Imagine a house. All your life, you're told you don't belong in that house, and the doors are locked. In order to enter the house, you have to look, act, and talk like the people who live there.
Imagine one day they open up the doors and windows and ask each other, “Why is no one coming in?” Imagine you walk in, and the people inside don’t think you deserve to be there. Imagine you speak, but no one listens.
This metaphor parallels the experience of Indigenous people when it comes to being accepted into settler society, but it also is an accurate metaphor for Indigenous entrepreneurs when it comes to dealing with non-Indigenous businesses or organizations. If organizations want Indigenous people or minorities to come to them, they have to make sure their house is welcoming. In other words, it has to be inclusive and accessible. Just like buildings have to be built with physically disabled people in mind, businesses have to build bridges with minorities.
This process of welcoming has to be genuine and not just done in the name of “equal opportunity.” Be prepared to listen to what minority entrepreneurs have to say. Value their experiences. Educate yourself on the barriers they face and why those barriers exist. The goal should be to let minority entrepreneurs take the lead and make decisions. Include them before decisions are made -- not as an afterthought.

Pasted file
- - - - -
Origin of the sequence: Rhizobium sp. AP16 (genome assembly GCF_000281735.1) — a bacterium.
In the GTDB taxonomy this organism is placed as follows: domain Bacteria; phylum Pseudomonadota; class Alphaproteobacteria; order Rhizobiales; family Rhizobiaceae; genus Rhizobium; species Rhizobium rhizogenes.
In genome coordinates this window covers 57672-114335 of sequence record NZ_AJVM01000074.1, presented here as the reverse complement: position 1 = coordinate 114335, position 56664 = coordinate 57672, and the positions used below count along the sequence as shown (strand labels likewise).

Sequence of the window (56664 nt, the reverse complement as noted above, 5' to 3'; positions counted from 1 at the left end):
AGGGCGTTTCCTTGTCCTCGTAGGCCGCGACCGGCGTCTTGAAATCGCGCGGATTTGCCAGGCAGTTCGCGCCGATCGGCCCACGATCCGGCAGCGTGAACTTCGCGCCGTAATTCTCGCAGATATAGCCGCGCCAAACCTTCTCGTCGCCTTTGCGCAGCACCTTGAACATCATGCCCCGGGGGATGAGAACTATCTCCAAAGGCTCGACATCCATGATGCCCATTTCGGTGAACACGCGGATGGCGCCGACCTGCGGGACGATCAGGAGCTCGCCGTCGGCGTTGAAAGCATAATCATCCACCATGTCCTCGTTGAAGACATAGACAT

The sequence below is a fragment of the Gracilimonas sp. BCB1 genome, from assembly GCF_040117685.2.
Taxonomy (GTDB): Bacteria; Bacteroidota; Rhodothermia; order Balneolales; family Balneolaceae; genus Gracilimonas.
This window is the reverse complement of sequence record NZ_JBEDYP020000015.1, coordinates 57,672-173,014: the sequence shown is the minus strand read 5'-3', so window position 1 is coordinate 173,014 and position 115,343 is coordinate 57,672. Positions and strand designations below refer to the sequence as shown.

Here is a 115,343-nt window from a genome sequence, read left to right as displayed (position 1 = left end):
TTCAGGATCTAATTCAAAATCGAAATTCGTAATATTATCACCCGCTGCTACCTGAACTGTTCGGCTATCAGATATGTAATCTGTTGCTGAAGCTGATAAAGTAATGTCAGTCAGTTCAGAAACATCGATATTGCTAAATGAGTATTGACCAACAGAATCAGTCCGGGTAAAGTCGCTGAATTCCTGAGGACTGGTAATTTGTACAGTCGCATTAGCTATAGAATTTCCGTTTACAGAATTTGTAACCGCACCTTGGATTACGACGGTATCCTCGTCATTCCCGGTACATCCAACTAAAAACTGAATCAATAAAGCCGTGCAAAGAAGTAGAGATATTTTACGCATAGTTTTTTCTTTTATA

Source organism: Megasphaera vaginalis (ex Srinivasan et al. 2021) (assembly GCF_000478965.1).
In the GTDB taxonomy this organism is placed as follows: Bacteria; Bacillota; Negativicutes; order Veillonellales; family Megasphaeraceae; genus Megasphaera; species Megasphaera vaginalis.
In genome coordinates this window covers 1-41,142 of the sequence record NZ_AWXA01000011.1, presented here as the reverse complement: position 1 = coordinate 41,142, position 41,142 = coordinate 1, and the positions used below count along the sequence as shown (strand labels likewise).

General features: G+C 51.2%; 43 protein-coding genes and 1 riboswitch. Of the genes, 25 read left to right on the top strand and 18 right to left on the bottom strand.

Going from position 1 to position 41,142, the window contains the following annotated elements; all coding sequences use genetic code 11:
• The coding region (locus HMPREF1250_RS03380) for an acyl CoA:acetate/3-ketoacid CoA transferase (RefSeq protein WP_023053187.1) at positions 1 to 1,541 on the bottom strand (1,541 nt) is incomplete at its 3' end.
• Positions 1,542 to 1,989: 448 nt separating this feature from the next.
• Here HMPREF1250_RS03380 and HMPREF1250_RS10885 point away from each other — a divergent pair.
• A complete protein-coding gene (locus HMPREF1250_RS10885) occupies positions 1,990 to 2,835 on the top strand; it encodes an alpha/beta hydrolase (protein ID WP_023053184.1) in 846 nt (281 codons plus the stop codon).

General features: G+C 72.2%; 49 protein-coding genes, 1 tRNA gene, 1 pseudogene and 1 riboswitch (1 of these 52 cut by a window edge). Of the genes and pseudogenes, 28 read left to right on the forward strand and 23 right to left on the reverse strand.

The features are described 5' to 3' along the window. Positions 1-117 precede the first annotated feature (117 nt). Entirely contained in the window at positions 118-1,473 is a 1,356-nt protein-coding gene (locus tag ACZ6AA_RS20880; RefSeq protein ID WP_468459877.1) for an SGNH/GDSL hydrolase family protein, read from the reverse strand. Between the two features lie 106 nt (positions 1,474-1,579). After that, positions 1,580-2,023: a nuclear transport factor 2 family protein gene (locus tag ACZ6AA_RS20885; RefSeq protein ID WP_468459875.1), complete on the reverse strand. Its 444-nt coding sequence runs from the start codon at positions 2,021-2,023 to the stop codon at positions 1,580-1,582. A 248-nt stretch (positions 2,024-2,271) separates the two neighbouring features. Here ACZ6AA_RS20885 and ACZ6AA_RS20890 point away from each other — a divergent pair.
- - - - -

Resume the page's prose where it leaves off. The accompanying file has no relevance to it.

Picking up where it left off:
Look inside your house. How can you increase representation, from your website to your staff? Come into our house. Just because Indigenous people or minorities aren't knocking on your door doesn't mean they don't need or want your help – it means there is a barrier in accessing your service or they don't feel comfortable asking. And that’s on you to reconcile.
Melissa Lunney is the Founder and CEO of Fredericton-based Appdigenous Development. a company whose technology opens doors automatically for people with disabilities.The views and opinions expressed in this article are her own.
* - House analogy by Gene Jamieson.
Editor's note: Given the events of recent weeks, we wanted to host a discussion on whether people from the Black, First Nations and other minority communities are welcomed, supported and funded in the Atlantic Canadian startup ecosystem. We've asked representatives of these communities to offer their thoughts. This is the sixth article in this series.